It’s a question we all wrestle with, whether we are the customer or the business owner, the teacher or student, the politician or voter. Does faith have a place in the public arena, and how does that look for me and my business? There’s a reason it’s confusing. (And it’s not you!)
As I was thinking about it this week, I remembered a story from years ago, and how it impacted the way I live out my faith in business today.
Many, many moons ago, I went to a clinic for blood tests in the basement lab of a clinic. As I exited the elevator, and turned to head toward the lab, I suddenly felt compelled to talk to a woman who was seated in a nearby waiting area. I didn’t know her and didn’t understand why I would feel the need to talk to her, so proceeded to the lab instead.
After my appointment, as the door closed behind me, I felt strongly compelled to talk with that woman again. I decided that if the seat beside the woman would be vacant, I would sit and talk with her. As I rounded the corner, I noticed all the waiting room seats were full, including the one beside her.
I sighed relief. As I approached the elevator, the man seated beside her got up and left. There it was, and empty seat right beside this woman, just as I had reasoned. I sat down beside her, bewildered about why I was even there. I turned to look at her, and she dropped the bomb.
“I just found out I can’t have any more babies.”
She went on to explain that she had a child, but having another would be impossible. She was deeply sad – grieving! – that she would never have another. It was a deep pain I could understand well. I had also received the news that, two and a half years after my first child, I would not be able to have more. It was devastating news to a mama who thought she was just getting started with her family. I wanted five children. It was heartbreaking, and I had to mourn the loss of a life I would never have. I didn’t know exactly how she felt – we all have different expectations and circumstances – but I could sure understand the pain.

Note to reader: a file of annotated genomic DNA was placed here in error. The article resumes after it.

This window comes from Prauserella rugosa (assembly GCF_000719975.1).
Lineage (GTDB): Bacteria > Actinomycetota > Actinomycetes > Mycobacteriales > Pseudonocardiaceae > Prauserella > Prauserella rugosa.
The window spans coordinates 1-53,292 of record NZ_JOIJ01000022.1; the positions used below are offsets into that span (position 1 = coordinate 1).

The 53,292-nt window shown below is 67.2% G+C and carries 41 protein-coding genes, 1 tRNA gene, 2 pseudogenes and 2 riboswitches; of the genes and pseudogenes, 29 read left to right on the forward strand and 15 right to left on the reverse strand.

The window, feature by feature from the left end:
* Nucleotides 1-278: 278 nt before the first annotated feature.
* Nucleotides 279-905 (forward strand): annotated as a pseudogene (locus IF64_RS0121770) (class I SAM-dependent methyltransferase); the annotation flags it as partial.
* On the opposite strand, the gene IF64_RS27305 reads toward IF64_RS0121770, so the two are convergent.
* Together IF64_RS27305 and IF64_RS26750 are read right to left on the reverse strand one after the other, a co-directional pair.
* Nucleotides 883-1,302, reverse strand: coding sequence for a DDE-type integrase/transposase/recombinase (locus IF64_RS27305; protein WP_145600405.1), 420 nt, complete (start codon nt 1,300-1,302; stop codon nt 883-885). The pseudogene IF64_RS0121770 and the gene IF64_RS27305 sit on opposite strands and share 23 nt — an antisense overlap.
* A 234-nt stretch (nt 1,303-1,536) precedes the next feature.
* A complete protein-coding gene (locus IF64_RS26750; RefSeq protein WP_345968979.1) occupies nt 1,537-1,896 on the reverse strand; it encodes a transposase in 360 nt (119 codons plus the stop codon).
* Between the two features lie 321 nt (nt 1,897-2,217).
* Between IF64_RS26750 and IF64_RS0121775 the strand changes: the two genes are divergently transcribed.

Beyond the pain, she also felt guilty for feeling sad. “I know I should appreciate the one I have…”
“You do.” I reassured her, “Just because you’re grieving doesn’t mean you’re not grateful.”
She became quiet, and let the words sink in. Then she nodded and turned to me with glistening eyes, “Yeah. You’re right. I do!” She seemed relieved – freed to grieve without guilt. To share that common experience and encourage her in her sorrow was clearly the reason I was meant to sit beside her.
On the drive home, I thought about our encounter and realized that living out my faith is quite simple. It doesn’t necessarily require speaking Jesus’ name in every statement or to every person. It’s speaking love and truth and life into people’s life that is relevant. Seeing an unmet need and making an effort to meet that need. It’s that simple.
The beautiful thing about faith though, is that it’s not a formula or set of rules. It’s relationship, so it’s different for each person. A person has a different relationship with their spouse than with their children, and each of those is different from the relationships with friends or their insurance broker. Each relationship will look different, have different expectations and even customized vocabulary or behaviors.
For me, I’ve understood my path in business is to simply meet a need and cultivate relationship– to love and live out the character and principles that come from walking in the Spirit. For others, living faith may be a more obvious or out-loud kind of path. I think the important thing to remember is that we are each responsible for ourselves in front of God, and can’t pass judgment on each other’s paths.
Faith is just that personal, and God is way more brilliant and mysterious than to use all people in the same way.
Do you wonder how living out faith in business should look for you? What’s one way you live out your faith at work?